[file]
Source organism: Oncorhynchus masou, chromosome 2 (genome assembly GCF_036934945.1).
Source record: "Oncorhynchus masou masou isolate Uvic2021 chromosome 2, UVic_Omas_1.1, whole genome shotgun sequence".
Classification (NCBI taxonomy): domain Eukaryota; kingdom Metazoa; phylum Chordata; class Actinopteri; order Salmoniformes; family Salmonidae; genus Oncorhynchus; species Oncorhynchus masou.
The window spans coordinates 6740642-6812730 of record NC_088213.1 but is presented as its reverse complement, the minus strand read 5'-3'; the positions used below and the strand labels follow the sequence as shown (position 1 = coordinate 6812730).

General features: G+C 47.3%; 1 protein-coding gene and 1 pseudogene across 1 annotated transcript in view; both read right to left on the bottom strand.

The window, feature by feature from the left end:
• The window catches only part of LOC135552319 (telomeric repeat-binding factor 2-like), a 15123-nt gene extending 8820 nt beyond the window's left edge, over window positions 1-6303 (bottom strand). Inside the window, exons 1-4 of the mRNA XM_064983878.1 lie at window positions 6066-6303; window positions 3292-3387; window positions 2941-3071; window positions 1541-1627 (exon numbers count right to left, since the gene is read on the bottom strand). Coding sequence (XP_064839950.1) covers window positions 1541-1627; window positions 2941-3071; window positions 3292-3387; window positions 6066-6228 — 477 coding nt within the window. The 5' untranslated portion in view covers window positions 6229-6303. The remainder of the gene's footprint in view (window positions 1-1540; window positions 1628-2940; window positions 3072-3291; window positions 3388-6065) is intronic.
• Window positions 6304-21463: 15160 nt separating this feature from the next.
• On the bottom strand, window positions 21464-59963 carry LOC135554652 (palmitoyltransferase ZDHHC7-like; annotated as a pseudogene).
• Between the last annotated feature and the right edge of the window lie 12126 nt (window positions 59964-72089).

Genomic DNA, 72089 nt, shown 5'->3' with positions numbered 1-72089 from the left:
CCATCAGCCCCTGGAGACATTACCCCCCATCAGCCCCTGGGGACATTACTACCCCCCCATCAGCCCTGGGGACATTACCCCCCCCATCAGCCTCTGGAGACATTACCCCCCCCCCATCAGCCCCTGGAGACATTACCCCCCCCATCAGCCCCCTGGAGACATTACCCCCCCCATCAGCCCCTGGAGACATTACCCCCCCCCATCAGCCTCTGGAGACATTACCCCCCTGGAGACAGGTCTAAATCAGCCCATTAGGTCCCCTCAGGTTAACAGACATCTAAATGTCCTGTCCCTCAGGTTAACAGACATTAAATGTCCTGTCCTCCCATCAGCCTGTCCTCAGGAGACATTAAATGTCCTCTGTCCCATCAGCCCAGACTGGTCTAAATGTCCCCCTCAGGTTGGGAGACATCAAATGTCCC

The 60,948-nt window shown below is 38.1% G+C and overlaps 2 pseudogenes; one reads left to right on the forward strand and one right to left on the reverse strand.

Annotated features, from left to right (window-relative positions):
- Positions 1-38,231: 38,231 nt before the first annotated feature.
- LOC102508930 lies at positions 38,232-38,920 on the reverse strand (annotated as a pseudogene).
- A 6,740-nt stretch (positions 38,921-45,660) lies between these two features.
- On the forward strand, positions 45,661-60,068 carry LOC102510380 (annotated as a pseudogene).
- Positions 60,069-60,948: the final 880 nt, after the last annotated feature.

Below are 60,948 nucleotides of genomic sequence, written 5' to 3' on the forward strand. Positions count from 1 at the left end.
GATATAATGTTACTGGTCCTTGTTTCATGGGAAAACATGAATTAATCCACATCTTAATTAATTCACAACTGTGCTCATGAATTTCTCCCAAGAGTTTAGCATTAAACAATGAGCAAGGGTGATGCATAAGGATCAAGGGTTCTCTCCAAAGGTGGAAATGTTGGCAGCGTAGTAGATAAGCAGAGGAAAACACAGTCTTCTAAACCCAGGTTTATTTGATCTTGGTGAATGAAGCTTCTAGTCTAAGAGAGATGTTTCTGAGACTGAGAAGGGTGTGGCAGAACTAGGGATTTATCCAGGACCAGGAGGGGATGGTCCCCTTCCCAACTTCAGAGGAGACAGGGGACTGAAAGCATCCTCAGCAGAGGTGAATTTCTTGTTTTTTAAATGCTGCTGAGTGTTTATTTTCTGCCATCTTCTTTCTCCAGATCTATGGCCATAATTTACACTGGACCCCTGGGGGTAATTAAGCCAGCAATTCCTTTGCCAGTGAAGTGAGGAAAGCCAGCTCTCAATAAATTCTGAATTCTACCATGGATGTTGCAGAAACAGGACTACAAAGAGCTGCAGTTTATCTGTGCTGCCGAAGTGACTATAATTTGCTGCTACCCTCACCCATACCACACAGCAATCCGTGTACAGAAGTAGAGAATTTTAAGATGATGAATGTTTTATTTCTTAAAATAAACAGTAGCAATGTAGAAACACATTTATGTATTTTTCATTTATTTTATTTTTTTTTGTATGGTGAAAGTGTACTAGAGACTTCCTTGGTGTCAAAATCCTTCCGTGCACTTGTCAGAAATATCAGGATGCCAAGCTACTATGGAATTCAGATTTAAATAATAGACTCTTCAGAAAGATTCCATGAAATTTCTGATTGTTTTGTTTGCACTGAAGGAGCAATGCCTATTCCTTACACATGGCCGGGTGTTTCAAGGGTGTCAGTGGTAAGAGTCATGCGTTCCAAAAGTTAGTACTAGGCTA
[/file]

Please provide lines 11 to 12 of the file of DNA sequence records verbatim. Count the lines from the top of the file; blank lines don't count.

Genomic DNA, 72089 nt, shown 5'->3' with positions numbered 1-72089 from the left:
CCATCAGCCCCTGGAGACATTACCCCCCATCAGCCCCTGGGGACATTACTACCCCCCCATCAGCCCTGGGGACATTACCCCCCCCATCAGCCTCTGGAGACATTACCCCCCCCCCATCAGCCCCTGGAGACATTACCCCCCCCATCAGCCCCCTGGAGACATTACCCCCCCCATCAGCCCCTGGAGACATTACCCCCCCCCATCAGCCTCTGGAGACATTACCCCCCTGGAGACAGGTCTAAATCAGCCCATTAGGTCCCCTCAGGTTAACAGACATCTAAATGTCCTGTCCCTCAGGTTAACAGACATTAAATGTCCTGTCCTCCCATCAGCCTGTCCTCAGGAGACATTAAATGTCCTCTGTCCCATCAGCCCAGACTGGTCTAAATGTCCCCCTCAGGTTGGGAGACATCAAATGTCCC